L5R 1st Edition - Daidoji Takako
Takako is a Daidoji Crane, whose mother (a Hida Crab—Hida Yuukiko) entered into an arranged marriage with her Daidoji father (Daidoji Ichiro). Both of her parents are sensei at a prestigious Daidoji dojo in the southern Crane lands. Her mother is a resident sensei, offering training in Crab tactics to students, and often intimidating to those who don't know her. Takako is a bushi of the Daidoji bodyguard school of teaching, about 20 years old, and was trained at the same dojo that her parents teach at.
Her mother and father are both proud of her, seeing her as the perfect combination of Crab and Daidoji attitude. Her father is happy to bring her strength into the family, and her mother was simply relieved that she's managed to produce a child worthy of the Crab despite having come to the Crane (Yuukiko was a bit annoyed that she'd had to marry a Crane, even an Iron Crane... slowly, however, she grew to love her husband and child, and learned to respect the Daidoji for their differences—she still doesn't get along very well with other Crane families, however, and goes out of her way to terrorize Kakita and Doji children that visit her dojo).
Takako is very tall for a Rokugani woman, near to 5'10, though still a hair shorter than her mother. She has a firm Crab build, broad across theshoulders, and anyone who sees her would mistake her for nothing other than someone used to running around in armor, carrying heavy metal and wooden implements of destruction. Her hair is long, with a grey streak dyed in above her brow. She keeps her hair braided, with a ribbon braided in, and loops it up to tie at the base of her neck.
Her armor is the grey and light blue of the Crane, but with dark blue and red Crab accents and lacings. The Daidoji mon is emblazoned on her chest to protect her, while the Hida mon is carved into her greaves to help guide her might. Her eyes look black, but upon close inspection, contain silvery grey flecks; she often affects a stern, steely expression, but it softens easily. The katana at her hip is a simple, utilitarian one, given to her by her Crab relatives, and blessed by her father's mother, Asahina Sachiko, a quiet shugenja. Her naginata, on the other hand, is a bit more flashy, and much more often used. It trails three ribbons from the base of the blade—a white one of purity, a red and grey one for the Hida, and a blue and grey one for the Daidoji. The names of her ancestors for several generations are carved lightly into the staff, with her great great great great great great great great great grandfather's at the very base of the blade, Daidoji Yoshinoko, the original owner of the weapon. Her own name was only recently added, and her soul sings to see it there below her grandfather's.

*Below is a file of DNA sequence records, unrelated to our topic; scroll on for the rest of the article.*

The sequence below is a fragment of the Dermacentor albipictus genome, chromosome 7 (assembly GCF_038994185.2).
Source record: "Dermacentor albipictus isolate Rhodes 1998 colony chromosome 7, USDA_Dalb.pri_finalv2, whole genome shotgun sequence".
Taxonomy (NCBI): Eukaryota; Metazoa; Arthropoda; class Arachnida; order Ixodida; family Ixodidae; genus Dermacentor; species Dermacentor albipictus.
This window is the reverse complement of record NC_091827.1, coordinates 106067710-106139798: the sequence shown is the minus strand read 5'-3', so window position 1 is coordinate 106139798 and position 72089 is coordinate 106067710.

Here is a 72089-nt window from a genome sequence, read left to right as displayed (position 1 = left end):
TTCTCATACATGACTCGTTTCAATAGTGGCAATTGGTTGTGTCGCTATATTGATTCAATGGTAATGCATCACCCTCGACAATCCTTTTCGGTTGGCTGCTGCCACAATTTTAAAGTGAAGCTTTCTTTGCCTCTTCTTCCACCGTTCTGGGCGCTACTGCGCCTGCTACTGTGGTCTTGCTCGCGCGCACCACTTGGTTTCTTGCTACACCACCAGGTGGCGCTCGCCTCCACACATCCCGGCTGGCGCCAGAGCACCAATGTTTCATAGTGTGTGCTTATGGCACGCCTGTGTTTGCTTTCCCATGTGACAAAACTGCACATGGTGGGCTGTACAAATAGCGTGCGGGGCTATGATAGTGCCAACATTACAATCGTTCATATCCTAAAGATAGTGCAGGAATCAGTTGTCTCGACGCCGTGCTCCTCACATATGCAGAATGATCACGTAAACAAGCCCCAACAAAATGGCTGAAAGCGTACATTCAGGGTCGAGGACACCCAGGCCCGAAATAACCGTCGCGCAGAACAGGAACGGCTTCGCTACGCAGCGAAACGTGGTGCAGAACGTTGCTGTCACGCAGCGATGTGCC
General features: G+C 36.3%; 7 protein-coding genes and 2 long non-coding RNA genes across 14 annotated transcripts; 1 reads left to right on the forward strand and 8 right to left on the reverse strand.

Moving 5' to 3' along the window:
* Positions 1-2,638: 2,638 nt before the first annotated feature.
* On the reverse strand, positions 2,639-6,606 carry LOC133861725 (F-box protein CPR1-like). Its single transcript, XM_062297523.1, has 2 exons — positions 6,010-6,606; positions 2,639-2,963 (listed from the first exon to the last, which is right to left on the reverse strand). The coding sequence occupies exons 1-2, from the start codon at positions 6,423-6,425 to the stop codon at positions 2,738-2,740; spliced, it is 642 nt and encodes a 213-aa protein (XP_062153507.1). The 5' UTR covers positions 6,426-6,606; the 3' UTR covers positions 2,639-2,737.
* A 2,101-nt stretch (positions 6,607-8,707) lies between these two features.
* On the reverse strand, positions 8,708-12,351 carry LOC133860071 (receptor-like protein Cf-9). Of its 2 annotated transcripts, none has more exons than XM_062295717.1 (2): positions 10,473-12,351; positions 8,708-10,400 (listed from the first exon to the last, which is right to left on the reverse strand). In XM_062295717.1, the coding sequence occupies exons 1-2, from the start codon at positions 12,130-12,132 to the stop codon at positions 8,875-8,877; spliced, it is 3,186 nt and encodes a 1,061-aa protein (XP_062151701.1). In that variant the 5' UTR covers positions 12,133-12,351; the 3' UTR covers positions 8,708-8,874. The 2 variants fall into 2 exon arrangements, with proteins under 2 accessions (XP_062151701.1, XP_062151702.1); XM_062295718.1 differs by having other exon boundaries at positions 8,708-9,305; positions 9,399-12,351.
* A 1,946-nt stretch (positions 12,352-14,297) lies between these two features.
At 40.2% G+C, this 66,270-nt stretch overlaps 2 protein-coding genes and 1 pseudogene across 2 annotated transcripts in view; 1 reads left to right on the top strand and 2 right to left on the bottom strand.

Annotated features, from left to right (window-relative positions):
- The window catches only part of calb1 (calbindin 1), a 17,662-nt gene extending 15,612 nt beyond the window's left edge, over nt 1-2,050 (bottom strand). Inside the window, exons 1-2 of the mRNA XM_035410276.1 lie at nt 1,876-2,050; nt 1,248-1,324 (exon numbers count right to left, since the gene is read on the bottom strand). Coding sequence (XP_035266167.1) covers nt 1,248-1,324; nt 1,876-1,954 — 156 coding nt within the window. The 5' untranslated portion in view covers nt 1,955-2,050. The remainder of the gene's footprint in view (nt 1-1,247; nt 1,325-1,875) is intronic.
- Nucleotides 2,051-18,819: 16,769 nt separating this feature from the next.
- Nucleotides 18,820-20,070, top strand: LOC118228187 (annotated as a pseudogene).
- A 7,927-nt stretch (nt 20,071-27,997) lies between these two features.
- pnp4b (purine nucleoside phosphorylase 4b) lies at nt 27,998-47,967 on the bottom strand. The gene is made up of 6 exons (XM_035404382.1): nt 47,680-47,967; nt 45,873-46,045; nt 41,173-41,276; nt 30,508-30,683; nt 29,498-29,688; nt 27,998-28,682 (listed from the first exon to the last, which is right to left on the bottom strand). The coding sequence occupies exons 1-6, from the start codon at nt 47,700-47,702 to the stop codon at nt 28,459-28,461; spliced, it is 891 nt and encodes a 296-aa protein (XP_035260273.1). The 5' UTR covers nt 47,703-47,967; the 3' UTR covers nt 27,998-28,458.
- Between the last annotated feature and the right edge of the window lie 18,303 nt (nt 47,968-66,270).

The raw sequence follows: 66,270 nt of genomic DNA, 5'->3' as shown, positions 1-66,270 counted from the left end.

I chose the Iron Cranes because they are outcasts, protector-warriors in a clan of courtiers, but they're secure in that protector role, and close to the pragmatic Crab clan.
Her main motivations : caregiving, protectiveness and the drive to protect. She identifies closely with the hawk of her name, a fierce bird that protects its young as vehemently as it kills.
Person she trusts most : her uncle on her mother's side, Hida Tsuyo, who is stationed on the Wall, but corresponds with her by letter often. He often visited their family when she was little, and has taken her on tours of the Wall without her parents' knowledge twice. She idolizes him for his strength and devotion to his duty as a protector of Rokugan, and sees him as the ultimate samurai. She idealizes his duty on the wall, seeing it as the definition of protection to be protecting their country. She prays to her Hida ancestors daily that when she leaves this world, it be defending the Wall from destruction. It was also from this unlikely source that she learned the art of origami—her uncle showed her how to fold small paper animals and oni, and would lay out miniature battles for her amusement as a girl.
She dreams of marrying a Crab samurai someday, someone like her uncle, with a stern exterior and gentle nature. She promises her ancestors that her children would marry back into the Daidoji, but often prays that she be allowed to join the Clan that she idealizes more than the one of her name, in her heart. She is however, currently unmarried, and has no children.